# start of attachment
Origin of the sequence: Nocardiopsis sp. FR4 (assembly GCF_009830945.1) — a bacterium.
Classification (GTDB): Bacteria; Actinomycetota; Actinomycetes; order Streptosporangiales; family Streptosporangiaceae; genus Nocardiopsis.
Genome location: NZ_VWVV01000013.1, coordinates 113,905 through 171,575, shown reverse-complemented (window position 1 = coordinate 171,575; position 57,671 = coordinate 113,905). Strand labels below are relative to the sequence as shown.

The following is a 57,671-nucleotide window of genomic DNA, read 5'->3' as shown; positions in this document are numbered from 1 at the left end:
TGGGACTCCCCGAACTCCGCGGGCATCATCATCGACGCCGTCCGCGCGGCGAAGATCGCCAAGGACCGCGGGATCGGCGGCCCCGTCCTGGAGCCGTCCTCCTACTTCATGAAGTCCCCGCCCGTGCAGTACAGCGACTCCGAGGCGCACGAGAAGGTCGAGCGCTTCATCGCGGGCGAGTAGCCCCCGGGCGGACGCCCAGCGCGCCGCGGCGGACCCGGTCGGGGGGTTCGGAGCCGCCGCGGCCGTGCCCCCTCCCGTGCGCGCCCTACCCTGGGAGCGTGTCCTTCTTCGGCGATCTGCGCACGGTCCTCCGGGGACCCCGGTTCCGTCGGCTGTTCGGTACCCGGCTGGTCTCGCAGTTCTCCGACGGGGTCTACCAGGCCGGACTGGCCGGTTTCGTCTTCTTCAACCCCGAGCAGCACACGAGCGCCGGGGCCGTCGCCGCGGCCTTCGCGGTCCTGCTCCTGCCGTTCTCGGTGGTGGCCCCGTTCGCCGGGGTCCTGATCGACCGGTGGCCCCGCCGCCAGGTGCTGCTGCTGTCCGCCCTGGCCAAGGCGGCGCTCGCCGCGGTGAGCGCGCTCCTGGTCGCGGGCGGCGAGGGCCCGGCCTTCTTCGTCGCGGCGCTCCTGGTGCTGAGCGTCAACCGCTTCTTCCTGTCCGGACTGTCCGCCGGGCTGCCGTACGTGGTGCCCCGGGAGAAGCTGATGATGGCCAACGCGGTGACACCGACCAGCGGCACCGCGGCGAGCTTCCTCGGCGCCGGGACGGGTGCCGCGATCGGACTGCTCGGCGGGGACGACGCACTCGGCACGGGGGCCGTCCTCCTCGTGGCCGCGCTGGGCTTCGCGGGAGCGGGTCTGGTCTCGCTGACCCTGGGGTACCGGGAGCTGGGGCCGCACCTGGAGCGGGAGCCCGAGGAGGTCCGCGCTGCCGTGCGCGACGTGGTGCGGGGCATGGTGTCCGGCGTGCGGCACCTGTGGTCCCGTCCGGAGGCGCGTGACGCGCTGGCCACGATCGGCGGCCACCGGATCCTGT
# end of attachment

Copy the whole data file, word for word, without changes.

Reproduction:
Origin of the sequence: Nocardiopsis sp. FR4 (assembly GCF_009830945.1) — a bacterium.
Classification (GTDB): Bacteria; Actinomycetota; Actinomycetes; order Streptosporangiales; family Streptosporangiaceae; genus Nocardiopsis.
Genome location: NZ_VWVV01000013.1, coordinates 113,905 through 171,575, shown reverse-complemented (window position 1 = coordinate 171,575; position 57,671 = coordinate 113,905). Strand labels below are relative to the sequence as shown.

The following is a 57,671-nucleotide window of genomic DNA, read 5'->3' as shown; positions in this document are numbered from 1 at the left end:
TGGGACTCCCCGAACTCCGCGGGCATCATCATCGACGCCGTCCGCGCGGCGAAGATCGCCAAGGACCGCGGGATCGGCGGCCCCGTCCTGGAGCCGTCCTCCTACTTCATGAAGTCCCCGCCCGTGCAGTACAGCGACTCCGAGGCGCACGAGAAGGTCGAGCGCTTCATCGCGGGCGAGTAGCCCCCGGGCGGACGCCCAGCGCGCCGCGGCGGACCCGGTCGGGGGGTTCGGAGCCGCCGCGGCCGTGCCCCCTCCCGTGCGCGCCCTACCCTGGGAGCGTGTCCTTCTTCGGCGATCTGCGCACGGTCCTCCGGGGACCCCGGTTCCGTCGGCTGTTCGGTACCCGGCTGGTCTCGCAGTTCTCCGACGGGGTCTACCAGGCCGGACTGGCCGGTTTCGTCTTCTTCAACCCCGAGCAGCACACGAGCGCCGGGGCCGTCGCCGCGGCCTTCGCGGTCCTGCTCCTGCCGTTCTCGGTGGTGGCCCCGTTCGCCGGGGTCCTGATCGACCGGTGGCCCCGCCGCCAGGTGCTGCTGCTGTCCGCCCTGGCCAAGGCGGCGCTCGCCGCGGTGAGCGCGCTCCTGGTCGCGGGCGGCGAGGGCCCGGCCTTCTTCGTCGCGGCGCTCCTGGTGCTGAGCGTCAACCGCTTCTTCCTGTCCGGACTGTCCGCCGGGCTGCCGTACGTGGTGCCCCGGGAGAAGCTGATGATGGCCAACGCGGTGACACCGACCAGCGGCACCGCGGCGAGCTTCCTCGGCGCCGGGACGGGTGCCGCGATCGGACTGCTCGGCGGGGACGACGCACTCGGCACGGGGGCCGTCCTCCTCGTGGCCGCGCTGGGCTTCGCGGGAGCGGGTCTGGTCTCGCTGACCCTGGGGTACCGGGAGCTGGGGCCGCACCTGGAGCGGGAGCCCGAGGAGGTCCGCGCTGCCGTGCGCGACGTGGTGCGGGGCATGGTGTCCGGCGTGCGGCACCTGTGGTCCCGTCCGGAGGCGCGTGACGCGCTGGCCACGATCGGCGGCCACCGGATCCTGT